Fear Inc. follows a group of four friends who become unwitting subjects to a contracted service that provides intense scares that are designed to feel real. After Joe (Lucas Neff) calls the company out of curiosity, he, his girlfriend (Caitlin Stasey) and their two friends (Chris Marquette and Stephanie Drake) becomes victims of the game. As the nostalgia of their horror film-related crimes wears off, the group begins to realize that this organization may not just be playing around.
When you see a familiar face in a low-budget horror film, you expect them to steal the show. In the case of Fear Inc., I was expecting that person to be Chris Marquette. This guy is no stranger to horror, comedies, or a combination of the two, as he appeared in The Rite (horror), Just Friends (comedy), and Freddy vs. Jason and Night of the Living Deb (horror comedies). And while he certainly held his role well in Fear Inc., it was lead Lucas Neff that really took the screen. Neff's role as the horror-junkie is so flawlessly flawed that you actually have an existential moment of understanding why not everyone loves the "horror guy".
Fear Inc. is another twist on the horror satire, integrating horror tropes for comedic effect. While this has been done in countless ways, it works really well in this film. After all, the service hired to do the scaring is meant to use every trick in the book. So when the blood starts spraying in eerily similar ways, we are ecstatic along with Neff as we recall each homage one by one.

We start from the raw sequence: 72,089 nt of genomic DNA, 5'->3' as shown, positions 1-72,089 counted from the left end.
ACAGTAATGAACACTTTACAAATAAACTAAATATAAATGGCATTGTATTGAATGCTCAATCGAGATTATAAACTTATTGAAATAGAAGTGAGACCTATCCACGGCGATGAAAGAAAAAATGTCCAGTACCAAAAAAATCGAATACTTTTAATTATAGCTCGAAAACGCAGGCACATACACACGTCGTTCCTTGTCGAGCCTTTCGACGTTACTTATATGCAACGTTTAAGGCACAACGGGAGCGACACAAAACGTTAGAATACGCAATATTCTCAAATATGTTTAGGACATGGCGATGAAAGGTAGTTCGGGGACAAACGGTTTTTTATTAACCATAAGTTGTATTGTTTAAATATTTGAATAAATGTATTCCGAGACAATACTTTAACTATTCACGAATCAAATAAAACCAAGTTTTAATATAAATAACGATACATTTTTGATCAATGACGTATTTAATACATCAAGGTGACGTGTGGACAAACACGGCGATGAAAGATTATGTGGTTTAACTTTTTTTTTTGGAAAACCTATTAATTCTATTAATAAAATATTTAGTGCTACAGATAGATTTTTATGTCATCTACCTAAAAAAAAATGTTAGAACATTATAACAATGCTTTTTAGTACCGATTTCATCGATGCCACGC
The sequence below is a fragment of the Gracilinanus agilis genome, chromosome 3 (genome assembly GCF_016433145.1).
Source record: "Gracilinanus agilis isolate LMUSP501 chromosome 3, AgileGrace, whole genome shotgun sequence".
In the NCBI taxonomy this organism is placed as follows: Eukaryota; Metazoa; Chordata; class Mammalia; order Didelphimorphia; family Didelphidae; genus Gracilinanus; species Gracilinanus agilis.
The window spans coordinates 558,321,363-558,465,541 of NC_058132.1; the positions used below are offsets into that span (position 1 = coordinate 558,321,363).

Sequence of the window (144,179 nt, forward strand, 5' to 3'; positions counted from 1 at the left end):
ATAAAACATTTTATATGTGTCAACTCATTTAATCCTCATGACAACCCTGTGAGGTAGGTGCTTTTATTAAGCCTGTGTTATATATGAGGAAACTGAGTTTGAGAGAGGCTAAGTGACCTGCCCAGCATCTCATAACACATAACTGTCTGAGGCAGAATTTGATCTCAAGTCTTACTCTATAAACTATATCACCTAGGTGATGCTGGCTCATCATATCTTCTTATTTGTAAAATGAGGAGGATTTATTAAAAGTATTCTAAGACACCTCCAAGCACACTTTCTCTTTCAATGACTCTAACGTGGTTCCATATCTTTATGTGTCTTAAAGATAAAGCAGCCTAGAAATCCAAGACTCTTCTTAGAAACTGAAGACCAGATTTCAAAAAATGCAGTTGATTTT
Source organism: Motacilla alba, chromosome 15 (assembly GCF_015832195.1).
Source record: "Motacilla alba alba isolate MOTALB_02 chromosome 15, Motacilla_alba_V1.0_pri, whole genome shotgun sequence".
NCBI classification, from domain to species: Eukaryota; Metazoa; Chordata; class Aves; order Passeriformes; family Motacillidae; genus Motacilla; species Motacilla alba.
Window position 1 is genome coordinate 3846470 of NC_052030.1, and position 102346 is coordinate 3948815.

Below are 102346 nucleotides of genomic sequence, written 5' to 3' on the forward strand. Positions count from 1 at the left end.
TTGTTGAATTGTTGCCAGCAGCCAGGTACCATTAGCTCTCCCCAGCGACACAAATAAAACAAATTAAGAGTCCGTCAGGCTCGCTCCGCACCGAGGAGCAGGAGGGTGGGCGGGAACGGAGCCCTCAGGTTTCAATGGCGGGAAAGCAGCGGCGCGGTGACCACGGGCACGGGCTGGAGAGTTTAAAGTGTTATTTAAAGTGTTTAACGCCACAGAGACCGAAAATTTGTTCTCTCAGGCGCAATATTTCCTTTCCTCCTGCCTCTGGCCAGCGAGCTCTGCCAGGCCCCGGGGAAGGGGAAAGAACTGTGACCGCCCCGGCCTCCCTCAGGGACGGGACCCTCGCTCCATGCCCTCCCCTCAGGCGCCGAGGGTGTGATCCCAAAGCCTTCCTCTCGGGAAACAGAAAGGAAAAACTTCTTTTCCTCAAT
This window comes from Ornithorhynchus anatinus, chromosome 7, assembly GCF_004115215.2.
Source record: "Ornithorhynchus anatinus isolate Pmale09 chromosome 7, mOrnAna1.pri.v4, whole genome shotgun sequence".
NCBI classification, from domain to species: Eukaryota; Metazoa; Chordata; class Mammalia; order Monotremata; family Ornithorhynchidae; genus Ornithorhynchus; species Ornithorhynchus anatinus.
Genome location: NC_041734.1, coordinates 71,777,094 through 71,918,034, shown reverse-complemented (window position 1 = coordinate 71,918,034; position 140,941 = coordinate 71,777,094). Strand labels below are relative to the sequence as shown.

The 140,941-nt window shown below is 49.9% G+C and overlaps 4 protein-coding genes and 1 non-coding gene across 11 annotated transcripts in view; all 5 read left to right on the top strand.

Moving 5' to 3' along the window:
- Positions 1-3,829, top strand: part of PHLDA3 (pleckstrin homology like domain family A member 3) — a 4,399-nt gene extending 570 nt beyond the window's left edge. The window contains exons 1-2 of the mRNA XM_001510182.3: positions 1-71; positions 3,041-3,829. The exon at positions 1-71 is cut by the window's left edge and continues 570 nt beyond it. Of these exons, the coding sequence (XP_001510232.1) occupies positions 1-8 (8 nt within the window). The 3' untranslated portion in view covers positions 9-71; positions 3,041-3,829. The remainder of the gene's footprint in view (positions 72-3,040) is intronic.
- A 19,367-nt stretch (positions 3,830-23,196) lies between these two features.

I loved the first half of this film as the tension builds. It was when Neff and the film were at their funniest, refusing to take things seriously even though everything around them has seemingly turned that way. There were moments when things got a bit too serious that I missed the earlier scenes of levity, where the script, director and lead fed off each other in dark humor harmony. It wasn't enough to detract from the effectiveness of the film as a whole, as it was more fun than I was expecting it to be from beginning to end.
But still, I have to say that I hated the ending. It made no sense at all. The motivations and entire sensibility of the plot was tossed out the window for some sort of horror gag ending. The more I tried to defend it, the more ammunition I found for the senselessness of it. Because of the satirical aspect of the film, I'm willing to let it slide as a joke that went too far or over my head, but it hurt the final sentiment I had for the film.
Other than that, I have to give it credit for making the most of its budget and cast. I would say everything was pretty much maxed out to its potential. The potential wasn't a particularly high bar, but for an indie horror comedy it does more than fine.